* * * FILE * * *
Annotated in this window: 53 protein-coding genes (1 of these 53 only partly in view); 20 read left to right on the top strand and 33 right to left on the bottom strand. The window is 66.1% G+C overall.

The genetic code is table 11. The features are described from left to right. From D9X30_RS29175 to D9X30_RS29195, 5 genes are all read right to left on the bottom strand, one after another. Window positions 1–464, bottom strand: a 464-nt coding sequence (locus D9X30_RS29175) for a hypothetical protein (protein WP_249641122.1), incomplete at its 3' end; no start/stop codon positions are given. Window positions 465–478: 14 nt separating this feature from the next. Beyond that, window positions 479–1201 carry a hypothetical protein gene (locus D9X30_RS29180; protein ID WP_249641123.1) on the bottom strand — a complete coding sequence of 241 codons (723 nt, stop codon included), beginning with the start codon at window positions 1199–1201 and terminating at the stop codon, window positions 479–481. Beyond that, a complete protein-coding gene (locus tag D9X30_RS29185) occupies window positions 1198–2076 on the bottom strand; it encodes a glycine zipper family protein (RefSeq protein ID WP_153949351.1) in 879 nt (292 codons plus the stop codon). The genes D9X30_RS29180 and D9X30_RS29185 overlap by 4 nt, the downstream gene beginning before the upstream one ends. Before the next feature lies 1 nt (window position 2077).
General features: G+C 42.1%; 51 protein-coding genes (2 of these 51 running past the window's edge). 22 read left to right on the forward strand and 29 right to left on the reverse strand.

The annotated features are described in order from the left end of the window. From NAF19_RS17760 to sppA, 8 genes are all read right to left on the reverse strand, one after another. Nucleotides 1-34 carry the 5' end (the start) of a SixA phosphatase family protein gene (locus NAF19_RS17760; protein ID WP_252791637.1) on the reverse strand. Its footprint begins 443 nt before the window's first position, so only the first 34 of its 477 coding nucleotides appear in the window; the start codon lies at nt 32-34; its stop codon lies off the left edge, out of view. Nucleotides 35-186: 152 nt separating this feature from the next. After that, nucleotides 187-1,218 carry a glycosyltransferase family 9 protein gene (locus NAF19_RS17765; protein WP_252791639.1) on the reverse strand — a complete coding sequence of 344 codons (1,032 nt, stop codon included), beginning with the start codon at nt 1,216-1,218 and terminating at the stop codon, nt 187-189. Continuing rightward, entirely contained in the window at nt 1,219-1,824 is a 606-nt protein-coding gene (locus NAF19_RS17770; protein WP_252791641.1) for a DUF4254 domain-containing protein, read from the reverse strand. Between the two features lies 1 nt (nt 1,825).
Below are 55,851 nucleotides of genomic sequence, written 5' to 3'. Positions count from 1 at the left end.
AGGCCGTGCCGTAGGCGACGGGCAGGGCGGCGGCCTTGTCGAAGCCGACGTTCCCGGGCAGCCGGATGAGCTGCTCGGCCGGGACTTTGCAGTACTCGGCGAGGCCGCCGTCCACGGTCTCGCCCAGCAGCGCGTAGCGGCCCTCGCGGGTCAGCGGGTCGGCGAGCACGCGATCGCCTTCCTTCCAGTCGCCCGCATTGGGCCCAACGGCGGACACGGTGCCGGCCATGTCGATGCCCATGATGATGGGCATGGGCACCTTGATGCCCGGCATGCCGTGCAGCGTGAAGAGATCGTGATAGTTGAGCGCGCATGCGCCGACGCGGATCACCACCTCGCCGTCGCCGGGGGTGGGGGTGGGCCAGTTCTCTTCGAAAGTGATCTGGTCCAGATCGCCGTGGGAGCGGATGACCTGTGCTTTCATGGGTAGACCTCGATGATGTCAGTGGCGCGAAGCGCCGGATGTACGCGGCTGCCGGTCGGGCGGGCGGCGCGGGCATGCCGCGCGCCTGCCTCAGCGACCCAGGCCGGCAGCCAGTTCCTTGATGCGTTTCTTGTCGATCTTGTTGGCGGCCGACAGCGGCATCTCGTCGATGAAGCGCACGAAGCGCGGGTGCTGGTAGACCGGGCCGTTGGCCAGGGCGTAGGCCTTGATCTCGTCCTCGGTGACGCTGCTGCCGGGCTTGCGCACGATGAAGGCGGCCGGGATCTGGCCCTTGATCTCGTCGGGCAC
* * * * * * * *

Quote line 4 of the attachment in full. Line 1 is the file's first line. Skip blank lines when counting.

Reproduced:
The annotated features are described in order from the left end of the window. From NAF19_RS17760 to sppA, 8 genes are all read right to left on the reverse strand, one after another. Nucleotides 1-34 carry the 5' end (the start) of a SixA phosphatase family protein gene (locus NAF19_RS17760; protein ID WP_252791637.1) on the reverse strand. Its footprint begins 443 nt before the window's first position, so only the first 34 of its 477 coding nucleotides appear in the window; the start codon lies at nt 32-34; its stop codon lies off the left edge, out of view. Nucleotides 35-186: 152 nt separating this feature from the next. After that, nucleotides 187-1,218 carry a glycosyltransferase family 9 protein gene (locus NAF19_RS17765; protein WP_252791639.1) on the reverse strand — a complete coding sequence of 344 codons (1,032 nt, stop codon included), beginning with the start codon at nt 1,216-1,218 and terminating at the stop codon, nt 187-189. Continuing rightward, entirely contained in the window at nt 1,219-1,824 is a 606-nt protein-coding gene (locus NAF19_RS17770; protein WP_252791641.1) for a DUF4254 domain-containing protein, read from the reverse strand. Between the two features lies 1 nt (nt 1,825).